The central heat exchanger represented the other most predominant visual feature as it ran through the center top chassis from the front to the rear, allowing heat to rise from within the Klimax. The exchanger also had a small, internal fan near a rear opening for forced air convection cooling when necessary.

Finally, the KT’s idling power consumption of 18W provided the most profound statement in amplification evolution in contrast to the 600W of power consumption of my Reference Line Preeminence One Signature during idling. This thoughtful design muted the output after 10 minutes of inactivity and put the KT in standby mode. With the negligible power consumption in standby, I kept the KT in optimal operating mode by leaving it on during most of the week, along with the power-on 47 Lab digital front end and a muted Audio Note M3 preamplifier.


The Klimax Twin’s rated 4 Ohm output of 250 Wpc made it an universal amplifier for all speakers at my residence, hence the KT was rotated among all of them, with the 84 dB/3.5 Ohm Apogee Duetta Signature being the least efficient, and the 104dB/8 Ohm Klipschorn the most efficient. Other speakers included the 90dB/4 Ohm, 3-way 4-driver, floorstanding ELAC 518, 90dB/6 Ohm Genesis VI, 82dB/8 Ohm Celestion SL700 and the 94dB/8 Ohm Audio Note AN-E SEC Silver loudspeaker systems.

Digital front ends were my 47 Lab Flatfish and Progression Redbook CD system and the Sony SCD-777ES SCD Player, with each of them plugged into a separate medical grade AC power isolation device “ISO” for line conditioning. The Audio Note M3 tube preamplifier served at the helm with Virtual Dynamics Nite series cable system applied throughout.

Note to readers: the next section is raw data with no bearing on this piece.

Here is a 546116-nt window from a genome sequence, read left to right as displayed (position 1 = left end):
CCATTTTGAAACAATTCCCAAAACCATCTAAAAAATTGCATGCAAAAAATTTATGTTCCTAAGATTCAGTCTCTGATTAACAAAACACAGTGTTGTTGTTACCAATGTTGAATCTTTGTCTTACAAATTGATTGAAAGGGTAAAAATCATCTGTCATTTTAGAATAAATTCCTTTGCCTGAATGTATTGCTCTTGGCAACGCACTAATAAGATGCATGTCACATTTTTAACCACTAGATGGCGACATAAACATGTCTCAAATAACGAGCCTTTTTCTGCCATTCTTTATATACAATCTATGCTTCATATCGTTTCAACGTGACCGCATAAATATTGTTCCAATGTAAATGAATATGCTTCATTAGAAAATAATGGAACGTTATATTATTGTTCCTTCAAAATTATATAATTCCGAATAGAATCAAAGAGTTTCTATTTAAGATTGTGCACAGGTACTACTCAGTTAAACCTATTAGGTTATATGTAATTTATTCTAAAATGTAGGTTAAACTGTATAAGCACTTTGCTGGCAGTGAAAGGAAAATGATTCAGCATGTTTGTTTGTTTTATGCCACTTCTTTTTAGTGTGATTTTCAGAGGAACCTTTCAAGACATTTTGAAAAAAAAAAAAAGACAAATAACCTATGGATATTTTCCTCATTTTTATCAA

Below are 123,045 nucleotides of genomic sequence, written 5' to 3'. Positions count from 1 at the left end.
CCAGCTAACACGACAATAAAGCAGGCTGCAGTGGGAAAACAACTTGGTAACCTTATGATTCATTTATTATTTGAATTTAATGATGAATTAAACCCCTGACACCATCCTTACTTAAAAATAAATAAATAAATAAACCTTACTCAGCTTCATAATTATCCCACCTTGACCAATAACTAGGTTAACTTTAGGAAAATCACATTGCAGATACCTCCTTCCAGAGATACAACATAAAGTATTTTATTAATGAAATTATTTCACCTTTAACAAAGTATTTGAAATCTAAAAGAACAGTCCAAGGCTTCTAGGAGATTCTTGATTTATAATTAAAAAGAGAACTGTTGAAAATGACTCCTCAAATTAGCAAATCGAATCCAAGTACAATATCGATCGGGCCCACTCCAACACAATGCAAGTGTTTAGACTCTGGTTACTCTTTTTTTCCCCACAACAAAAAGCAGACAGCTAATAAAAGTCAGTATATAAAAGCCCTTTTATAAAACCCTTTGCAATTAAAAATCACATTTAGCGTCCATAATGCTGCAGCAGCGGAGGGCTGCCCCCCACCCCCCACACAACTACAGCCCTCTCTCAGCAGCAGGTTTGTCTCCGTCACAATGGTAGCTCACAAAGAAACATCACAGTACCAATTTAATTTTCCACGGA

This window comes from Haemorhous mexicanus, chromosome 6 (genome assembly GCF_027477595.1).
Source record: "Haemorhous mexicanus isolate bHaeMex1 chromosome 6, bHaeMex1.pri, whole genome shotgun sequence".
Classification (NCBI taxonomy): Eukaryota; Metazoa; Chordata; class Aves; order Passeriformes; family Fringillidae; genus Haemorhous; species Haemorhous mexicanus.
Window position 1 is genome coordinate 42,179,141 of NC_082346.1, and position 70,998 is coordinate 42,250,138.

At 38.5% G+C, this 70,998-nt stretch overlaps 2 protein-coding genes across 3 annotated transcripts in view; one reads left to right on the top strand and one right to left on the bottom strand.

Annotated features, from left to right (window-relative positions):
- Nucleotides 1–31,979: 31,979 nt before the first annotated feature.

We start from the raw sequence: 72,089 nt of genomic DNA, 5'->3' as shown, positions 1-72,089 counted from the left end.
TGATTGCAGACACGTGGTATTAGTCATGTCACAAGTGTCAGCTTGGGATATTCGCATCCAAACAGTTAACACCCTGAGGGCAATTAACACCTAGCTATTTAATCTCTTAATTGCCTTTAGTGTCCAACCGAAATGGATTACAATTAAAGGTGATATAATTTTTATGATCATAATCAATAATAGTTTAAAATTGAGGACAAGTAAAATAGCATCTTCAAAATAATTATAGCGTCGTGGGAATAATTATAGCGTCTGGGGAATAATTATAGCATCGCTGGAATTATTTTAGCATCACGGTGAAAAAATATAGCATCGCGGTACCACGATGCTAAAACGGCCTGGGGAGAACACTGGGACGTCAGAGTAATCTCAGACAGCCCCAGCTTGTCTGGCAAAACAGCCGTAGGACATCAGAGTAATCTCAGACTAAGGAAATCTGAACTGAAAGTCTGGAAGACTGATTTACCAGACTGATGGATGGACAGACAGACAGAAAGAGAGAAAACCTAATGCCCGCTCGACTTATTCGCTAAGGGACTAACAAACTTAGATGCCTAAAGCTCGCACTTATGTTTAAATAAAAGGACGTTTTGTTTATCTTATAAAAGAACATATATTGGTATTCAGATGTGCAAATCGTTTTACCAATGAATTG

Arguably Anton Bruckner’s most brilliant and involving symphony in its continuity and originality, his Symphony No. 7 [Deutsche Grammophon “Karajan Gold” 439 037-2],via a reading by Maestro Herbert von Karajan as performed by the Berlin Philharmonic, did not contain a fleeting moment of dullness or repetition in any movement when they tended to sprout up in his other symphonies. The composer rose to the challenge and instilled this large-scale work with bold but intricate ideas throughout, creating tremendous suspense.

The Klimax Twin’s conveyance of this Redbook CD’s formidable scale via the $20,000 Audio Note AN-E SEC Silver was as intimate as it was colossal, as the orchestra’s distinguished, splendorous signature brass and sonorous strings were impressively communicative in forging a formidable, collective scale. While the Linn/AN combo was portraying the upward extending flares of the horns and the perfectly unified, blazing violins, the entire frequency spectrum traversed in such grace that there was not a trace of the characteristic forward or upward transistor bite.